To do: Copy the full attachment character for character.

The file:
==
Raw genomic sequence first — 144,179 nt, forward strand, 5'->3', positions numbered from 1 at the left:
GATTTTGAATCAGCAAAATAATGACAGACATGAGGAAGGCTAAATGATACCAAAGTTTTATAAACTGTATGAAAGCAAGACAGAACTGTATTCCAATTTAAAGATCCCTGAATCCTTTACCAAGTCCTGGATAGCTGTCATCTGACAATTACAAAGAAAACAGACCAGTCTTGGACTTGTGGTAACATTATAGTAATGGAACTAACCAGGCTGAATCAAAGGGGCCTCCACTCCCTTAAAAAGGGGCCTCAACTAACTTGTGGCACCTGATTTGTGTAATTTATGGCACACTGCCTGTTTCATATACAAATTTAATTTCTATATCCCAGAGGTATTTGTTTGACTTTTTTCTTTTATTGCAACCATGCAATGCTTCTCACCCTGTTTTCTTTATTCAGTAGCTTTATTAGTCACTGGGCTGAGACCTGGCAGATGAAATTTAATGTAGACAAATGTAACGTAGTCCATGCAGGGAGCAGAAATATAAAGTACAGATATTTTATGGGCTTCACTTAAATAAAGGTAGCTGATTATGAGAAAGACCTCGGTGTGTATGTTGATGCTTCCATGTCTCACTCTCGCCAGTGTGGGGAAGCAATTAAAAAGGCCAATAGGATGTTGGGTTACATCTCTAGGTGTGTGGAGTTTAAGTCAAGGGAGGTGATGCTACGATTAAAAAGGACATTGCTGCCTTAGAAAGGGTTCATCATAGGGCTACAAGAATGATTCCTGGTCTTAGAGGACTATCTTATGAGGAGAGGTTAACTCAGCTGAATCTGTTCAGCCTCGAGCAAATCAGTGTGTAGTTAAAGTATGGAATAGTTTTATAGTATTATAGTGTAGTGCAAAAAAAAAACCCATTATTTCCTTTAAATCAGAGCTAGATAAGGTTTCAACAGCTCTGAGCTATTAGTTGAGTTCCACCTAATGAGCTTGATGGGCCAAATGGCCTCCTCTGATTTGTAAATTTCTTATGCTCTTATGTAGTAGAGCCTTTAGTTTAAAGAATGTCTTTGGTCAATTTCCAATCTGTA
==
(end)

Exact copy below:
Raw genomic sequence first — 144,179 nt, forward strand, 5'->3', positions numbered from 1 at the left:
GATTTTGAATCAGCAAAATAATGACAGACATGAGGAAGGCTAAATGATACCAAAGTTTTATAAACTGTATGAAAGCAAGACAGAACTGTATTCCAATTTAAAGATCCCTGAATCCTTTACCAAGTCCTGGATAGCTGTCATCTGACAATTACAAAGAAAACAGACCAGTCTTGGACTTGTGGTAACATTATAGTAATGGAACTAACCAGGCTGAATCAAAGGGGCCTCCACTCCCTTAAAAAGGGGCCTCAACTAACTTGTGGCACCTGATTTGTGTAATTTATGGCACACTGCCTGTTTCATATACAAATTTAATTTCTATATCCCAGAGGTATTTGTTTGACTTTTTTCTTTTATTGCAACCATGCAATGCTTCTCACCCTGTTTTCTTTATTCAGTAGCTTTATTAGTCACTGGGCTGAGACCTGGCAGATGAAATTTAATGTAGACAAATGTAACGTAGTCCATGCAGGGAGCAGAAATATAAAGTACAGATATTTTATGGGCTTCACTTAAATAAAGGTAGCTGATTATGAGAAAGACCTCGGTGTGTATGTTGATGCTTCCATGTCTCACTCTCGCCAGTGTGGGGAAGCAATTAAAAAGGCCAATAGGATGTTGGGTTACATCTCTAGGTGTGTGGAGTTTAAGTCAAGGGAGGTGATGCTACGATTAAAAAGGACATTGCTGCCTTAGAAAGGGTTCATCATAGGGCTACAAGAATGATTCCTGGTCTTAGAGGACTATCTTATGAGGAGAGGTTAACTCAGCTGAATCTGTTCAGCCTCGAGCAAATCAGTGTGTAGTTAAAGTATGGAATAGTTTTATAGTATTATAGTGTAGTGCAAAAAAAAAACCCATTATTTCCTTTAAATCAGAGCTAGATAAGGTTTCAACAGCTCTGAGCTATTAGTTGAGTTCCACCTAATGAGCTTGATGGGCCAAATGGCCTCCTCTGATTTGTAAATTTCTTATGCTCTTATGTAGTAGAGCCTTTAGTTTAAAGAATGTCTTTGGTCAATTTCCAATCTGTA